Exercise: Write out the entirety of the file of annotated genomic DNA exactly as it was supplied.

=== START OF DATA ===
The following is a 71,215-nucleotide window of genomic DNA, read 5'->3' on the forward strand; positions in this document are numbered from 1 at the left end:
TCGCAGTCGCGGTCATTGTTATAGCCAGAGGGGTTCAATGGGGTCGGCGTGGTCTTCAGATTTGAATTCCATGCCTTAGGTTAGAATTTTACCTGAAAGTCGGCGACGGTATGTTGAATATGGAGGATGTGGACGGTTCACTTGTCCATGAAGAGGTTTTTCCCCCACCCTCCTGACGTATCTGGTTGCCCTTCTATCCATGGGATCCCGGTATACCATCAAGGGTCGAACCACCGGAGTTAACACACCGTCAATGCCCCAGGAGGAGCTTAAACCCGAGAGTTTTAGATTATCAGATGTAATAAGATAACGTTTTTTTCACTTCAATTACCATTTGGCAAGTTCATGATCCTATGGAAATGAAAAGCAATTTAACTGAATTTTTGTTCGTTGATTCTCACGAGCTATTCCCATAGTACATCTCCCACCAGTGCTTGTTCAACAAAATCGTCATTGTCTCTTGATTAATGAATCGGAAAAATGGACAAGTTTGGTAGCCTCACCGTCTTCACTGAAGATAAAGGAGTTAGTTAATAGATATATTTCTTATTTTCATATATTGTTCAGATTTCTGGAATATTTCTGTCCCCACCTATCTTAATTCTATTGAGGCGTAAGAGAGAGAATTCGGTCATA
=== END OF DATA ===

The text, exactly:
The following is a 71,215-nucleotide window of genomic DNA, read 5'->3' on the forward strand; positions in this document are numbered from 1 at the left end:
TCGCAGTCGCGGTCATTGTTATAGCCAGAGGGGTTCAATGGGGTCGGCGTGGTCTTCAGATTTGAATTCCATGCCTTAGGTTAGAATTTTACCTGAAAGTCGGCGACGGTATGTTGAATATGGAGGATGTGGACGGTTCACTTGTCCATGAAGAGGTTTTTCCCCCACCCTCCTGACGTATCTGGTTGCCCTTCTATCCATGGGATCCCGGTATACCATCAAGGGTCGAACCACCGGAGTTAACACACCGTCAATGCCCCAGGAGGAGCTTAAACCCGAGAGTTTTAGATTATCAGATGTAATAAGATAACGTTTTTTTCACTTCAATTACCATTTGGCAAGTTCATGATCCTATGGAAATGAAAAGCAATTTAACTGAATTTTTGTTCGTTGATTCTCACGAGCTATTCCCATAGTACATCTCCCACCAGTGCTTGTTCAACAAAATCGTCATTGTCTCTTGATTAATGAATCGGAAAAATGGACAAGTTTGGTAGCCTCACCGTCTTCACTGAAGATAAAGGAGTTAGTTAATAGATATATTTCTTATTTTCATATATTGTTCAGATTTCTGGAATATTTCTGTCCCCACCTATCTTAATTCTATTGAGGCGTAAGAGAGAGAATTCGGTCATA